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Criterion Collection: Nashville | Blu-ray Review

Robert Altman’s Nashville Criterion Collection Blu-ray coverRobert Altman’s Nashville resurfaces for the home video market in a nicely packaged DVD/Blu-ray combo set from Criterion. A Best Picture nominee from 1975, this sprawling satire both lampoons and laments the American Dream, which was beginning to show signs of serious leakage – if not outright rupture – by the mid 1970s. An American president, who two years earlier had been reelected by one of the largest margins in the nation’s history, had just resigned in disgrace while a long, bloody and bitterly divisive war had been revealed as corrupt and pointless. Yet, to the array of hopeful goofballs in Nashville, America was still the land of opportunity; its dark and dank country music venues the key to quick fame and easy riches.

As conceived by Altman and writer Joan Tewksbury, everything about Nashville is larger than life. From its massive melange of roughly two dozen principle characters to its firmly tongue-in-cheek hillbilly anthems to its 160 minute running time, the film’s contours present a distinctly Americanized vision of Grand opera. Nashville’s loosely spun web of plots and subplots, narrative motifs and leitmotifs, establish, develop and turn back on themselves like a slow motion kaleidoscope of post-Vietnam Americana. In Altman’s oeuvre, there are no such things as starring or supporting roles but rather a swirl of eccentric egalitarianism, with box office heroes sharing full screen time with below-the-line nobodies. This populist approach extends to the storytelling as well, as tales of the rich and famous fully commingle with the lives of lonely drifters and talentless wannabes.

In the early reels, Nashville’s hulking batch of characters and leisurely, off beat rhythms create a delightful sense of disorientation; like a Godard film from the 1960s – complete with a massive traffic jam – relocated to a red state. But viewers will soon find themselves seduced by Altman’s sprezzatura, for within the complex narrative juggling there are comedic joys aplenty. In grossly oversimplified terms, Nashville eventually settles down to the story of a political operative (Michael Murphy) attempting to sneak some celebrity endorsements for a shadowy third party presidential candidate named Hal Phillip Walker.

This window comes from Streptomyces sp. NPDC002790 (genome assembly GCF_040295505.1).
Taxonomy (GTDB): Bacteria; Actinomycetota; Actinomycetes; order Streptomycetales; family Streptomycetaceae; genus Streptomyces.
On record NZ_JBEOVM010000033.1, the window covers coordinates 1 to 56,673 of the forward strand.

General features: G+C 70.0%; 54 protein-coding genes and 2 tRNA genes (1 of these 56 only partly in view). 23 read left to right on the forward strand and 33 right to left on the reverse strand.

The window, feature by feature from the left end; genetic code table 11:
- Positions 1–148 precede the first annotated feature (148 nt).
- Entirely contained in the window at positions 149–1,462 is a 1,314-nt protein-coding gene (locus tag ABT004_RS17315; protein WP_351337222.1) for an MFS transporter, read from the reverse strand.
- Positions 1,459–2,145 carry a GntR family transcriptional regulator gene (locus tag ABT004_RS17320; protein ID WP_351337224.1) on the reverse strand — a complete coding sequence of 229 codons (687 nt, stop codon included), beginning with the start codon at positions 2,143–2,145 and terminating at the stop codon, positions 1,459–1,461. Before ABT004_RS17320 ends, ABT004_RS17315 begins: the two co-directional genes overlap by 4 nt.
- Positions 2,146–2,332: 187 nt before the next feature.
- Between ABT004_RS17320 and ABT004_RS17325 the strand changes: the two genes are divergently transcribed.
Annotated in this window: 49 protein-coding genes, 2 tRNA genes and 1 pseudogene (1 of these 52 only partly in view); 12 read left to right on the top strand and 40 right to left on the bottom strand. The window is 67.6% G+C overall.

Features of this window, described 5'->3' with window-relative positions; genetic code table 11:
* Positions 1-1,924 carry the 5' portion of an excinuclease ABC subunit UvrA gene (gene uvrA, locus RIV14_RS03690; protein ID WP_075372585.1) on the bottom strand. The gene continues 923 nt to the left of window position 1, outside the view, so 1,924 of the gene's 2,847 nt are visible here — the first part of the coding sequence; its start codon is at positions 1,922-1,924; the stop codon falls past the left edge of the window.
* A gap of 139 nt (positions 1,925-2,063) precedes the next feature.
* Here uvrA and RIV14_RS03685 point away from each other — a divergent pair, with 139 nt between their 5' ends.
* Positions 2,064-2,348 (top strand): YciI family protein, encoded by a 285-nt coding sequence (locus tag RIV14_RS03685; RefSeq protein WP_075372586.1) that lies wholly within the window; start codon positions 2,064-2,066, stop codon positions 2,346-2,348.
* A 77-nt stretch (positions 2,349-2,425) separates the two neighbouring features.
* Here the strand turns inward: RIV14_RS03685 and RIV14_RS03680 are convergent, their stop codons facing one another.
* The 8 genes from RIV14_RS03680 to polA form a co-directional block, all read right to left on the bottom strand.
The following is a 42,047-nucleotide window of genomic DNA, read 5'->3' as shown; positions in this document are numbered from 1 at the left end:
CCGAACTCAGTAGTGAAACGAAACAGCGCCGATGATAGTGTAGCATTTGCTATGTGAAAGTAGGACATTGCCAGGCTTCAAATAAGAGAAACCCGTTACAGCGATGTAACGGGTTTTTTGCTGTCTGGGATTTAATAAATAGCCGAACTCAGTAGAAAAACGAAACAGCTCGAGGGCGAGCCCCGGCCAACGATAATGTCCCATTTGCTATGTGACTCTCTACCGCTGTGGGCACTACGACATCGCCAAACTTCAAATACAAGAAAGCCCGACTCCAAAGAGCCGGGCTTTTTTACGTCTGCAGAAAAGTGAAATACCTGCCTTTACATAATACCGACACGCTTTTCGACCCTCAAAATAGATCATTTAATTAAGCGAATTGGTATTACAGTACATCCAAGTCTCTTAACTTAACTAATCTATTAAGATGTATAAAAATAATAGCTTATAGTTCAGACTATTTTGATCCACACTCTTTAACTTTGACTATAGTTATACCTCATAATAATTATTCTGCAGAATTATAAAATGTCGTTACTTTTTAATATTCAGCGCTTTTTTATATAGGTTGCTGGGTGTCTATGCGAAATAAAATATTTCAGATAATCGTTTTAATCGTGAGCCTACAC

Meanwhile Walker, who is never seen, rides around town in a van equipped with loudspeakers espousing his unique political philosophy; an odd sort of liberal libertarianism. Within this construct, characters and story-lines flow in and out of the film’s meandering currents. There’s an established Loretta Lynn-esque superstar (Ronee Blakley) on the verge of a nervous breakdown, a dodgy BBC journalist (Geraldine Chaplin), a visiting self-absorbed rock star (Keith Carradine) who pursues the wife (Lily Tomlin) of another Walker operative (Ned Beatty). Also in the mix are a mysterious fiddler from Ohio (David Hayward), an aging crooner (Henry Gibson) who doesn’t realize he’s over the hill and a tone deaf waitress with dreams of stardom (Gwen Welles). And that’s barely scratching the surface.

If Altman was intimidated by the sheer enormity of his canvas it doesn’t show. To simply derive a coherent movie – much less a splendid one – from this mountain of material is an example of consummate filmmaking skill. Aided greatly by his patented technique of overlapping dialogue, Altman was able to create characters of depth and richness in relatively short scenic bursts. Truth be told, Altman’s audio layers have often been more impressive technically than aesthetically; the process allowing actors to indulge some of their worst instincts. But the world of Nashville exists in such a skewed corner of the universe this barrage of banter has an authentic buzz. The outsized but needy egos that haunt Music City never listen to anyone else anyway.

Disc Review

While never a visual feast, Nashville looks quite good in Blu-ray. Criterion’s 2.35:1 transfer is clean and sharp with a suitable amount of grain for a mid-1970s color negative. Shadows are bit closed off and murky, but that was also the case on the original release prints, so obviously the issue lies with the source materials. There are a lot of low light scenes and night exteriors and overall the colorists have retained a good balance while finessing these contrasty settings.

A 5.1 track has been created for the disc; a logical decision given Altman’s love of complex audio. The experience is immersive without drawing too much attention to itself. Considering all the sound elements in play, the mix works well at keeping important dialogue front and center at all times.

Audio commentary featuring director Robert Altman